...or have you also noticed the positive rash of people who are pregnant at the moment? I notice it because I live in community and a fair few members of the community are currently pregnant, or have just recently (in the last fortnight) had babies.
This used to drive me nuts. In my pre-pregnancy days, in my pre not-trying days, I used to feel like I was surrounded by pregnant women. Or I was surrounded by women who had recently been pregnant, or women who had young kids. It was crazy.
Every week I had to run the gauntlet at Moorewomen... "do you have kids?"..."No it's just us"..."any on the way?"..."not at the moment"...
And then if it wasn't that conversation, it was the listening to others talk about their pregnancies; how sick they were (or weren't)...what they craved (or didn't crave)...; their labour/birthing stories... I was going insane!!!
Now don't get me wrong. I was happily not pregnant. I was working, and loving it (for the most part).
But I know many many women at College (now and in the recent past) who have struggled and are currently struggling with infertility (either explained or unexplained). I know women for whom Moorewomen was a weekly torture session to which they subjected themselves because they knew it would be helpful in their pastoral careers. I know many more women who avoid Moorewomen even though they are aware of how helpful it will be in the future, simply because the pain now is too great. It hurts too much to have people assume you have kids; to see women week after week fall pregnant (apparently) easily, with their 2nd (3rd, 4th...) child while you still struggle through falling pregnant with your first. I know women who keep their emotional rollercoaster battles with IVF and other fertility assistance treatments a secret.
I have fought hard to try and keep a level playing field (so to speak) at Moorewomen, so that not every topic is related to having kids, so that people without kids (of whom I was one for my first 3 years of College) could feel free to come and learn and grow without feeling like they were missing out (even though they feel like that anyway).
We at College and in parish ministry need to be more aware of the prevalence of fertility problems. We need to think through how we talk to couples who do not have kids; perhaps being careful of unspoken assumptions about whether or not they will have kids. We also need to think through how to pastorally care for those who struggle with infertility in the long term- many couples try for years to fall pregnant before going to assisted fertility treatments, and many more do not believe in those treatments, and suffer in silence. We need to think through how we place people in Biblestudy groups, how we arrange our creche rosters...etc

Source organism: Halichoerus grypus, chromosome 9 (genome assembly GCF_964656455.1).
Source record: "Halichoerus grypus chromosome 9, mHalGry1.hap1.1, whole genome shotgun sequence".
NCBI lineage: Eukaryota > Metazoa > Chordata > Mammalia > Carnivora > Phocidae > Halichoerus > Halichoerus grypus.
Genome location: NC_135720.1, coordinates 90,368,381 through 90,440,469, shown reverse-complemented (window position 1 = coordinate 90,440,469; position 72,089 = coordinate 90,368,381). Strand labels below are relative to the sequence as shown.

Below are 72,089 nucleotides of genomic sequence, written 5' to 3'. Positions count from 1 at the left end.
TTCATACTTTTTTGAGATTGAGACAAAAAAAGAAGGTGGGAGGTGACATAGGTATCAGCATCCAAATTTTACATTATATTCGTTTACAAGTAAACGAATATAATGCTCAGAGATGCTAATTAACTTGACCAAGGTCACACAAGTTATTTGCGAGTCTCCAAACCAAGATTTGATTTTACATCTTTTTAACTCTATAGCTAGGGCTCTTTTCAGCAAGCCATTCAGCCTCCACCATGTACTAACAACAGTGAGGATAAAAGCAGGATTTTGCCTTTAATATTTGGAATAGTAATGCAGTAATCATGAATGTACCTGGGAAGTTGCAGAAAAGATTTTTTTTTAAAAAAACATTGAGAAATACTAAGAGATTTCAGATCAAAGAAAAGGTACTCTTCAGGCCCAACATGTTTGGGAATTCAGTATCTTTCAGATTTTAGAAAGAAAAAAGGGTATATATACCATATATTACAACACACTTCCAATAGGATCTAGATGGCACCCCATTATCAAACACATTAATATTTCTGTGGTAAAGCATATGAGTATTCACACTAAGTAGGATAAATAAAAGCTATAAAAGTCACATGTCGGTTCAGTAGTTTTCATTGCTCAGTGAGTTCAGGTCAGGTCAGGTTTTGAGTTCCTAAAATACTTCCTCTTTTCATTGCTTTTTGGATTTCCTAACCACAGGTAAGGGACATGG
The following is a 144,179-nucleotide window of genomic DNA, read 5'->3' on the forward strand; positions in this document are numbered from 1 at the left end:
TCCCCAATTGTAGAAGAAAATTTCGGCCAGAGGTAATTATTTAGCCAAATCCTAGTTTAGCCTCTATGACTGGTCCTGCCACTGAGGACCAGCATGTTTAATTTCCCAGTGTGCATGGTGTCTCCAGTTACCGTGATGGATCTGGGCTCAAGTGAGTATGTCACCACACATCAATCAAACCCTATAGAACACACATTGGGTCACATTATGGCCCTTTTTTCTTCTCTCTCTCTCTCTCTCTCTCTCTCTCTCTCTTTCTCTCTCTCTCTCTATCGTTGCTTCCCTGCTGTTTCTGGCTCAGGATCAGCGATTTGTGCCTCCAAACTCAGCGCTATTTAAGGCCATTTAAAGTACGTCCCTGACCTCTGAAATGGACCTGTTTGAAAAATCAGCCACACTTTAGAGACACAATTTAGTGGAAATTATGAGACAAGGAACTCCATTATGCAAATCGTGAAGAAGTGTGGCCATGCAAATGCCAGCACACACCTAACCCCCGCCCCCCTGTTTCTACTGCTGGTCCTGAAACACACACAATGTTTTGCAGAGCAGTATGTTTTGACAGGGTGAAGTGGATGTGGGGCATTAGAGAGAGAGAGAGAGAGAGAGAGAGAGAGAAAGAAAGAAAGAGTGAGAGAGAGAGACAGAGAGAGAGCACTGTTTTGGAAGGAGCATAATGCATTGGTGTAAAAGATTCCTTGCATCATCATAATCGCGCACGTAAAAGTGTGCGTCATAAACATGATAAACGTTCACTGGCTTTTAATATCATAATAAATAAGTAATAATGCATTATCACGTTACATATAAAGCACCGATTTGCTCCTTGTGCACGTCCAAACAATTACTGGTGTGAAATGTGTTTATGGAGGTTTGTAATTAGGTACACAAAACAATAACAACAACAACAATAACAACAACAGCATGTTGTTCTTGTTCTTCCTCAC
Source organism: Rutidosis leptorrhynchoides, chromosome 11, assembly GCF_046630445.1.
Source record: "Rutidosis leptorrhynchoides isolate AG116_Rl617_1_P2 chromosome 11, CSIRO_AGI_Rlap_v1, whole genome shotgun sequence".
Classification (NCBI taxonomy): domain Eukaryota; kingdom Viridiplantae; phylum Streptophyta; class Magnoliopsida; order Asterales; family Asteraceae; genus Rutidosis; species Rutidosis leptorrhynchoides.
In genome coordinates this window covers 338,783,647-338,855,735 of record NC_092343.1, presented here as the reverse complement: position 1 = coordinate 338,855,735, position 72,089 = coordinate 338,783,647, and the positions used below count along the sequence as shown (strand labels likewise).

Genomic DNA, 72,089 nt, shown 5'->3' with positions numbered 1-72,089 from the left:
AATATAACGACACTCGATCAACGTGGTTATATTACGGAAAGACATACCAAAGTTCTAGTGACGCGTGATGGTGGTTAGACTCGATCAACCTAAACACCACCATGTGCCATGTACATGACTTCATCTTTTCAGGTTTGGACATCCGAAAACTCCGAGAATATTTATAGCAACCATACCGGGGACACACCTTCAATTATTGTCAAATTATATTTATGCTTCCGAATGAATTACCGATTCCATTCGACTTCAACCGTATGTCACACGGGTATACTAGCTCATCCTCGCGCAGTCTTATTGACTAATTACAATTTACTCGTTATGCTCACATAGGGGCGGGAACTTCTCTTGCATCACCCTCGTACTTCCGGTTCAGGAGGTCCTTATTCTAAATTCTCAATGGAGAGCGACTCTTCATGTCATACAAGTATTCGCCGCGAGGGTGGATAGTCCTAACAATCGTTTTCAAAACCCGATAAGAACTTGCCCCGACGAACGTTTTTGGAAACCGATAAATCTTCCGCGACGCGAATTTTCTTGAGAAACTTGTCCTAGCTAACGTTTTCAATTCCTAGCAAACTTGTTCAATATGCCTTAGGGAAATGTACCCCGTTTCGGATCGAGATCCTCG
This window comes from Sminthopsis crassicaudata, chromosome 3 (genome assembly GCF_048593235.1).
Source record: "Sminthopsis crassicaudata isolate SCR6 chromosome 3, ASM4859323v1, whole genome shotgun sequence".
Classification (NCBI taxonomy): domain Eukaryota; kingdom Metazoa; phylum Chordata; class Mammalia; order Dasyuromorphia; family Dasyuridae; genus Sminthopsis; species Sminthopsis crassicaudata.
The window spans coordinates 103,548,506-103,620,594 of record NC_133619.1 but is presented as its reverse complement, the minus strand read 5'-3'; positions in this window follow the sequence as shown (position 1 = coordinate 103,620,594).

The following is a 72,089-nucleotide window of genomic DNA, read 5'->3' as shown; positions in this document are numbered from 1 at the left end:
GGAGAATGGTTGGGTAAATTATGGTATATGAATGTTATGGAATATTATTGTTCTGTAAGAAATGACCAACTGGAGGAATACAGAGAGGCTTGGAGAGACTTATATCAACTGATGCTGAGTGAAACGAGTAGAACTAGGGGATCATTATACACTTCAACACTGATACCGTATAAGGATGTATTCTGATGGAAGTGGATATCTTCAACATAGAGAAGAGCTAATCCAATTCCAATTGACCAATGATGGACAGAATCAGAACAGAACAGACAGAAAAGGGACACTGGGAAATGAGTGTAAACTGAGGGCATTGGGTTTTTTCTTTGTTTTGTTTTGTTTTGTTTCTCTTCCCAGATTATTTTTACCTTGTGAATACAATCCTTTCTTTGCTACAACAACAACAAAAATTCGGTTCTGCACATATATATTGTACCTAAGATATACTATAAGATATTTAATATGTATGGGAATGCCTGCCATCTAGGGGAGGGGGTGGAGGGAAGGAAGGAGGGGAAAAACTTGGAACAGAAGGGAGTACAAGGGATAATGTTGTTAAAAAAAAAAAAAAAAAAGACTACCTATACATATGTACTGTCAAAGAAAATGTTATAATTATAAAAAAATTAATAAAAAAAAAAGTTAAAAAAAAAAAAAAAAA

In many ways I was lucky. I was a strong personality who could deal with the baby talk week in, week out. I was happy in my work. I was happily not pregnant. And when we were " not not trying" to fall pregnant, I was ok each month when things didn't happen. People who knew me at those times will know that I would assert that I didn't really want kids all that much anyway.
I did want kids. I wanted them so much that I was afraid of having them. I wanted the security of knowing ahead of time if they would be healthy, and that my pregnancies would go well. If I asserted I didn't want them that much anyway, then if I didn't fall pregnant, it wouldn't matter. But each month it did matter. Six months of not not trying and I still wasn't pregnant. On it went. More people I knew were falling pregnant...but not me. And I was still ok. Had I not fallen pregnant when I did, I may not have been ok for that long really. But luckily for us, I fell pregnant.
And then we had to watch the faces of friends (who we knew had been trying much longer than us) fall. And then the smiles masked the pain. Another friend pregnant. Not me again this month. The hearty congratulations, masking the "why?". Some of those friends are still trying over a year later.
We pray every night that they will fall pregnant. Of course prayer should be our first port of call when we seek to pastorally care for those who struggle to conceive.
What are some other practical ways we can care for those who struggle with infertility?